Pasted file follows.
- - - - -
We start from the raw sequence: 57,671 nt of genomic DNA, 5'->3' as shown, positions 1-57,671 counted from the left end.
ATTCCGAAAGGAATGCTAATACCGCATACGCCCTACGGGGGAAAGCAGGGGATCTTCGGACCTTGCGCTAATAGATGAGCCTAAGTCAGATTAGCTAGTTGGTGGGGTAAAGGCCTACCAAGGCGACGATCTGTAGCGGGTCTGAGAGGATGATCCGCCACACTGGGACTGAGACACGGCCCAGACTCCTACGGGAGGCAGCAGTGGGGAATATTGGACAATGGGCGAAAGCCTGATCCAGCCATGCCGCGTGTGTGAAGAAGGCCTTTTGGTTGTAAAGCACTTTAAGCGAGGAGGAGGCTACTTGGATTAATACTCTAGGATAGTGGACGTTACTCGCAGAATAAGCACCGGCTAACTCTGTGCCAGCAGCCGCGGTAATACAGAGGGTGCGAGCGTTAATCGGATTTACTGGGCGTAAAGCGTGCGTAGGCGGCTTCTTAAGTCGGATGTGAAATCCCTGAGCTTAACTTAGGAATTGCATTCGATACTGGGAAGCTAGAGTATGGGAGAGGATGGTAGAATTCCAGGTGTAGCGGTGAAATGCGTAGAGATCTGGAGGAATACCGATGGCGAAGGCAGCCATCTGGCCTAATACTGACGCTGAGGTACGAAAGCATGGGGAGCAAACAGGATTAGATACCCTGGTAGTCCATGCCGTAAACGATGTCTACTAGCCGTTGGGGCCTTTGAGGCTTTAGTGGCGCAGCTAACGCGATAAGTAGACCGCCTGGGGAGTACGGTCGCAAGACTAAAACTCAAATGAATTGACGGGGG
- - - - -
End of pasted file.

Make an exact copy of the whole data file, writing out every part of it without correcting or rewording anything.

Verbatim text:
We start from the raw sequence: 57,671 nt of genomic DNA, 5'->3' as shown, positions 1-57,671 counted from the left end.
ATTCCGAAAGGAATGCTAATACCGCATACGCCCTACGGGGGAAAGCAGGGGATCTTCGGACCTTGCGCTAATAGATGAGCCTAAGTCAGATTAGCTAGTTGGTGGGGTAAAGGCCTACCAAGGCGACGATCTGTAGCGGGTCTGAGAGGATGATCCGCCACACTGGGACTGAGACACGGCCCAGACTCCTACGGGAGGCAGCAGTGGGGAATATTGGACAATGGGCGAAAGCCTGATCCAGCCATGCCGCGTGTGTGAAGAAGGCCTTTTGGTTGTAAAGCACTTTAAGCGAGGAGGAGGCTACTTGGATTAATACTCTAGGATAGTGGACGTTACTCGCAGAATAAGCACCGGCTAACTCTGTGCCAGCAGCCGCGGTAATACAGAGGGTGCGAGCGTTAATCGGATTTACTGGGCGTAAAGCGTGCGTAGGCGGCTTCTTAAGTCGGATGTGAAATCCCTGAGCTTAACTTAGGAATTGCATTCGATACTGGGAAGCTAGAGTATGGGAGAGGATGGTAGAATTCCAGGTGTAGCGGTGAAATGCGTAGAGATCTGGAGGAATACCGATGGCGAAGGCAGCCATCTGGCCTAATACTGACGCTGAGGTACGAAAGCATGGGGAGCAAACAGGATTAGATACCCTGGTAGTCCATGCCGTAAACGATGTCTACTAGCCGTTGGGGCCTTTGAGGCTTTAGTGGCGCAGCTAACGCGATAAGTAGACCGCCTGGGGAGTACGGTCGCAAGACTAAAACTCAAATGAATTGACGGGGG